By Bill Wine
KYW Newsradio 1060
PHILADELPHIA (CBS) — The busy and seemingly endless awards season climaxes this Sunday evening, when the 87th set of Academy Awards –- those cherished “Oscars” — are dispensed at the Dolby Theatre in Hollywood, in front of a huge international television audience.READ MORE: Car Crashes Into Storefront In Philadelphia's Oxford Circle Neighborhood
We’ve now gotten to the point that the Oscar outcomes seem predetermined because of consensus during the parade of less-prestigious prizes (the Golden Globe, Critics’ Choice, and Screen Actors Guild awards) that have recently been bestowed.
That’s certainly the case in several major categories this year, so the suspense will just have to come from the few more competitive Oscar slates.
But let’s pit the results of the voting of the entire membership of the Academy of Me, Myself, and I against those 6,000+ eligible voters in the Academy of Motion Picture Arts and Sciences (AMPAS), starting with the races for best supporting actor and best actor.
BEST SUPPORTING ACTOR
Based on the results of the awards parade thus far, the winner of the Oscar for best supporting actor seems a foregone conclusion, about which more later.
Robert Duvall’s nomination for his embattled title character in The Judge has more to do with his reputation and body of work than his performance here, while Ethan Hawke’s nod for his evolved father in Boyhood is an acknowledgement of his solid contribution to the ensemble.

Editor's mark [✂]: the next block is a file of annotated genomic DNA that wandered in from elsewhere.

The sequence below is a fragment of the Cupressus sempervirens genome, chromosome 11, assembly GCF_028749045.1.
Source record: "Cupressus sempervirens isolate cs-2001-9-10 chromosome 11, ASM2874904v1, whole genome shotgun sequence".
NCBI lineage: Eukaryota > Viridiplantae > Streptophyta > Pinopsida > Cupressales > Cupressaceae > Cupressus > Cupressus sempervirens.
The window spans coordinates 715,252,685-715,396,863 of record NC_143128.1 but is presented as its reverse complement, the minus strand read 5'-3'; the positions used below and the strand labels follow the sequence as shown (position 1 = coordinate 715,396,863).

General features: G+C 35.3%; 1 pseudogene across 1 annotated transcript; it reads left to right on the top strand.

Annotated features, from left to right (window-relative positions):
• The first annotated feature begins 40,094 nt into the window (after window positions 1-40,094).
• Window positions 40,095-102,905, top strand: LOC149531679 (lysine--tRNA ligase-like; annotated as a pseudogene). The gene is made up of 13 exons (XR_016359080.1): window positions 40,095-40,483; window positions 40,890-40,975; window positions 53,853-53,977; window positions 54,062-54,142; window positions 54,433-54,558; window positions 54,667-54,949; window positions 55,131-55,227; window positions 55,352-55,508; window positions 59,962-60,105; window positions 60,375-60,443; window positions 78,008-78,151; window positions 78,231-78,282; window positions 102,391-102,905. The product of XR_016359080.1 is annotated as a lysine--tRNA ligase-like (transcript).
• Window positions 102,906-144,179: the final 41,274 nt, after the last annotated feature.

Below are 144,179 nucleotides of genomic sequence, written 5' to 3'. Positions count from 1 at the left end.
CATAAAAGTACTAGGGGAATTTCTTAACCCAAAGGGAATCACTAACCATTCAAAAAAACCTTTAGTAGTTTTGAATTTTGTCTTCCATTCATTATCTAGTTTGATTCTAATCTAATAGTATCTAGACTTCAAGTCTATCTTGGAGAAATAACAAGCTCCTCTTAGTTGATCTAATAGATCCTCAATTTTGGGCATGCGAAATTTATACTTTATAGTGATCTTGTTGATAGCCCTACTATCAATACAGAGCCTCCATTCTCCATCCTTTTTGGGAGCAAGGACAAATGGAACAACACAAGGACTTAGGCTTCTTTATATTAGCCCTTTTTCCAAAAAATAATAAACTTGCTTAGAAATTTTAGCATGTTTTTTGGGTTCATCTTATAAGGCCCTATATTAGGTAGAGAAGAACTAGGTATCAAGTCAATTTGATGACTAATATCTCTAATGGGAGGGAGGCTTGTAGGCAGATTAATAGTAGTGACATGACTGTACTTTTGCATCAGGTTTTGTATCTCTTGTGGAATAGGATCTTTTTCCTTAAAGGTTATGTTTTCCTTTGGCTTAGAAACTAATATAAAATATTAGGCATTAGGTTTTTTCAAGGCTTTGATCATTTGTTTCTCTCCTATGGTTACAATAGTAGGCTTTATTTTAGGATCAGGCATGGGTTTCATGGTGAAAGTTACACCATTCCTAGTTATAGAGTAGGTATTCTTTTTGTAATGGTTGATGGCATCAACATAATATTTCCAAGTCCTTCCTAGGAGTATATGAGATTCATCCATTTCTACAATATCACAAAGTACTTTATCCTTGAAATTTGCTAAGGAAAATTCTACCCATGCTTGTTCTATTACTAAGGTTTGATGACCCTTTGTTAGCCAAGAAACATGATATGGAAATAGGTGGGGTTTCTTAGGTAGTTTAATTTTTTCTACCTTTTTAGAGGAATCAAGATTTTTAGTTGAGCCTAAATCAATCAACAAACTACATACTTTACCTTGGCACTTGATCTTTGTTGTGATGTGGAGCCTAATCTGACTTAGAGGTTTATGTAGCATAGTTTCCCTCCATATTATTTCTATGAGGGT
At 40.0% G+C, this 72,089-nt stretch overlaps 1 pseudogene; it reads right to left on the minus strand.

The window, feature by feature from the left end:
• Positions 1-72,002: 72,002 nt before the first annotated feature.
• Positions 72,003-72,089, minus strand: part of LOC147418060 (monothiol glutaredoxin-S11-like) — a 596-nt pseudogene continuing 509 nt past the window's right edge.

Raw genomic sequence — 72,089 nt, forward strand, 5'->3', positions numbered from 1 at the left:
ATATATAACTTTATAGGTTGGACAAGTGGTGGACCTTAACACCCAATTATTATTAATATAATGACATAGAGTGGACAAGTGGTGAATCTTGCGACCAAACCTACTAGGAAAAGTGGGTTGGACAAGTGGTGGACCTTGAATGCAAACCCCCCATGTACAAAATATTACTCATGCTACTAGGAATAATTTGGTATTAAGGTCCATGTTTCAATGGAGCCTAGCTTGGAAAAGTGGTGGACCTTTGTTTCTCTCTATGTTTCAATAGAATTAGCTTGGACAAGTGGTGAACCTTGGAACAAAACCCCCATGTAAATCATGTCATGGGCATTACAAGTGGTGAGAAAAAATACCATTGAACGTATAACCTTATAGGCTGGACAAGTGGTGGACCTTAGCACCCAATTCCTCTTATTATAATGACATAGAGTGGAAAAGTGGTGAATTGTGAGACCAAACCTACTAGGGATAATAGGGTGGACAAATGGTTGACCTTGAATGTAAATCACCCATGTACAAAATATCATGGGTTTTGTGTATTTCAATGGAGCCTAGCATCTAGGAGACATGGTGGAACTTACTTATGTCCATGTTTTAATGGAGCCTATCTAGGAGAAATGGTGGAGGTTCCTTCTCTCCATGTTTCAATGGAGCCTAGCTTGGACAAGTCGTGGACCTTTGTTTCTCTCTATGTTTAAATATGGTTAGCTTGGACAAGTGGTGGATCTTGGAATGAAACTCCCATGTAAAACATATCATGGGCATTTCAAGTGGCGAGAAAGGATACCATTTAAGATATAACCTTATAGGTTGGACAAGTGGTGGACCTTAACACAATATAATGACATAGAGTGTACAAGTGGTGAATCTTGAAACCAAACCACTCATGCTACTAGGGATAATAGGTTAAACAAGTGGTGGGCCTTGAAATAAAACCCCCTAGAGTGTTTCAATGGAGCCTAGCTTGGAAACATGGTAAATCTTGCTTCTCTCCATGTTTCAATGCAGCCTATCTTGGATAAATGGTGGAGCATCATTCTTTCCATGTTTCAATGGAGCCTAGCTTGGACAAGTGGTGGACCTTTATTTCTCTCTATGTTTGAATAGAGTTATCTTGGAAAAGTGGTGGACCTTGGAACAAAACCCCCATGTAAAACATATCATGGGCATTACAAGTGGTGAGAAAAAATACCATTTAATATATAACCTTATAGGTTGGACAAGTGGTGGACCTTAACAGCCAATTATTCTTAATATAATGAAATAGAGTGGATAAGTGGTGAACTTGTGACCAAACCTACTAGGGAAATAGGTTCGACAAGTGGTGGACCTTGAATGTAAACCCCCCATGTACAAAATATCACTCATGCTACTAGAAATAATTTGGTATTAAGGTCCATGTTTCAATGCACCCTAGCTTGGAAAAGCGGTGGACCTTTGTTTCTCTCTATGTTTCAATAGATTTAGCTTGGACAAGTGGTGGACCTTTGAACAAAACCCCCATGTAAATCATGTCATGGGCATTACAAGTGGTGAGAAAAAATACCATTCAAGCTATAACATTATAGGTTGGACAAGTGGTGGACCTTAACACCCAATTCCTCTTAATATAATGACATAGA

Mark Ruffalo’s quietly effective portrayal of Olympic wrestler Dave Schultz in Foxcatcher salutes him for yet another skilled, admirable turn.
But it is Edward Norton’s electrifying portrait of a dangerously cocky stage actor in Birdman that gives him an outside shot at pulling an upset.
That’s because it’s difficult to imagine anyone other than J.K. Simmons clutching that statuette on Sunday evening. His sadistic, tyrannical music-school mentor in Whiplash should finally turn this fully employed character actor and familiar-faced Farmers Insurance spokesman into a household name overnight.
COULD WIN: Edward Norton
SHOULD WIN: J.K. Simmons
WILL WIN: J.K. Simmons
This best actor category offers less of a pure coronation, and is by far the toughest to call of the acting categories.
Steve Carell, holding his happy-just-to-be-nominated banner high, has made a successful transition from comedy to drama with his rendering of wealthy eccentric John Du Pont in Foxcatcher .
Bradley Cooper’s accomplishment is similar but splashier, demonstrating in his real-life portrait of title character Chris Kyle in the blockbuster American Sniper that his range includes intense drama as well as light comedy. Furthermore, he gains his third nomination in three years, a rare accomplishment.
And Benedict Cumberbatch’s nod for his depiction of real-life brainiac Alan Turing, who cracked the Nazis’ “Enigma” code, in The Imitation Game is his official welcoming to the inner circle with what would appear to be the first among many such nominations.
But this remains a two-horse race.
Michael Keaton’s life-imitating-art comeback in Birdman, as a former movie star who walked away from a superhero franchise, has been basking in effusive praise from the moment the dark comedy surfaced. He’s certainly one of the front runners, but this may ultimately come down to voters choosing between comedy and drama.
On the drama side of the equation, Eddie Redmayne is brilliant in his virtual channeling of renowned, ALS-afflicted physicist Stephen Hawking in The Theory of Everything, with his uncanny calibration of the physical changes he was undergoing while conveying his mental and emotional state with what you might call forced minimalism.
COULD WIN: Bradley Cooper
SHOULD WIN: Eddie Redmayne
WILL WIN: Michael Keaton